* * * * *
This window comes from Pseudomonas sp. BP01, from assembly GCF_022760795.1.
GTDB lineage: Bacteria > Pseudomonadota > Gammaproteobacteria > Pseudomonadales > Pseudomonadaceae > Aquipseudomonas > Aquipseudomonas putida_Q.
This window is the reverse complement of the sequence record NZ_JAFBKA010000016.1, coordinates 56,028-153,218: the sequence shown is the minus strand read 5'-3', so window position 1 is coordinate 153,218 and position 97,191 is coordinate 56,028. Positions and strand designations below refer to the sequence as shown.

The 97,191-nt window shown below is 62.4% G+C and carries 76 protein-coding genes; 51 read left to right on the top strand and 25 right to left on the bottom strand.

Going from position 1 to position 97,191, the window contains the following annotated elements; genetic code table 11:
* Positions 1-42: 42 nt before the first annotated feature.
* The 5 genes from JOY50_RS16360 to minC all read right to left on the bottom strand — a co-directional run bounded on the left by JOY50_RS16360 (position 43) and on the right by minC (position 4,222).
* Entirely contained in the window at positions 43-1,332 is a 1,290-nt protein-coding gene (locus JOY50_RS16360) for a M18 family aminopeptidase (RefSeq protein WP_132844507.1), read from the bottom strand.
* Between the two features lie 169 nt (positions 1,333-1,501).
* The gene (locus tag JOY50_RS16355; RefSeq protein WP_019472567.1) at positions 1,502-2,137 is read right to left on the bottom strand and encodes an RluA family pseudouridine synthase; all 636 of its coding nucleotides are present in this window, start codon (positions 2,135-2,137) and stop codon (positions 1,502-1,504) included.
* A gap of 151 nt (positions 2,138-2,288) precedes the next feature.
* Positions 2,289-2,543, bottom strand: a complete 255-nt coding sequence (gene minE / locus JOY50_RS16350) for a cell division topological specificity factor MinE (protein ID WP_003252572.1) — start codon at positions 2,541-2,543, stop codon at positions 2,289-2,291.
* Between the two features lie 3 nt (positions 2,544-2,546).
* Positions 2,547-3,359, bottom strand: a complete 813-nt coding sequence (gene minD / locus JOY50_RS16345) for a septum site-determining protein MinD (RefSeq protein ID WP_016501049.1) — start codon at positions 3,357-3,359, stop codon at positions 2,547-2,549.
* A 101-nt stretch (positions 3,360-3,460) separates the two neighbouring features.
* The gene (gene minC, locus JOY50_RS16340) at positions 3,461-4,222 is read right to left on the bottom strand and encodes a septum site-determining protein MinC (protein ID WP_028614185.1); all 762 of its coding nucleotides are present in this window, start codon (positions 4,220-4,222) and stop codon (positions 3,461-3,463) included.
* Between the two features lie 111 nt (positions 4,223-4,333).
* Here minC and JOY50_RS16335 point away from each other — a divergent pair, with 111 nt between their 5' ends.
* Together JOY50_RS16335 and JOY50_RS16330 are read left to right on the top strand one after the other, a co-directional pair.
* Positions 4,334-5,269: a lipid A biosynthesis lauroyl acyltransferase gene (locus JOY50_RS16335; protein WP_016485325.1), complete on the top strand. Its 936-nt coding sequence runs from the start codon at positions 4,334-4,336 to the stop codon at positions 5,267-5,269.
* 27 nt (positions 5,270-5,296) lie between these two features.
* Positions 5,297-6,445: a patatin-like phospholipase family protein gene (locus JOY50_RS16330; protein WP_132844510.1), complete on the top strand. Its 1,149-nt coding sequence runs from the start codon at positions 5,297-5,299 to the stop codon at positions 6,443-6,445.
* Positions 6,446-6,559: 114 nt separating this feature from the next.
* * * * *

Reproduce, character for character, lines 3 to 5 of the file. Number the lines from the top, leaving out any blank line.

This window is the reverse complement of the sequence record NZ_JAFBKA010000016.1, coordinates 56,028-153,218: the sequence shown is the minus strand read 5'-3', so window position 1 is coordinate 153,218 and position 97,191 is coordinate 56,028. Positions and strand designations below refer to the sequence as shown.

The 97,191-nt window shown below is 62.4% G+C and carries 76 protein-coding genes; 51 read left to right on the top strand and 25 right to left on the bottom strand.

Going from position 1 to position 97,191, the window contains the following annotated elements; genetic code table 11: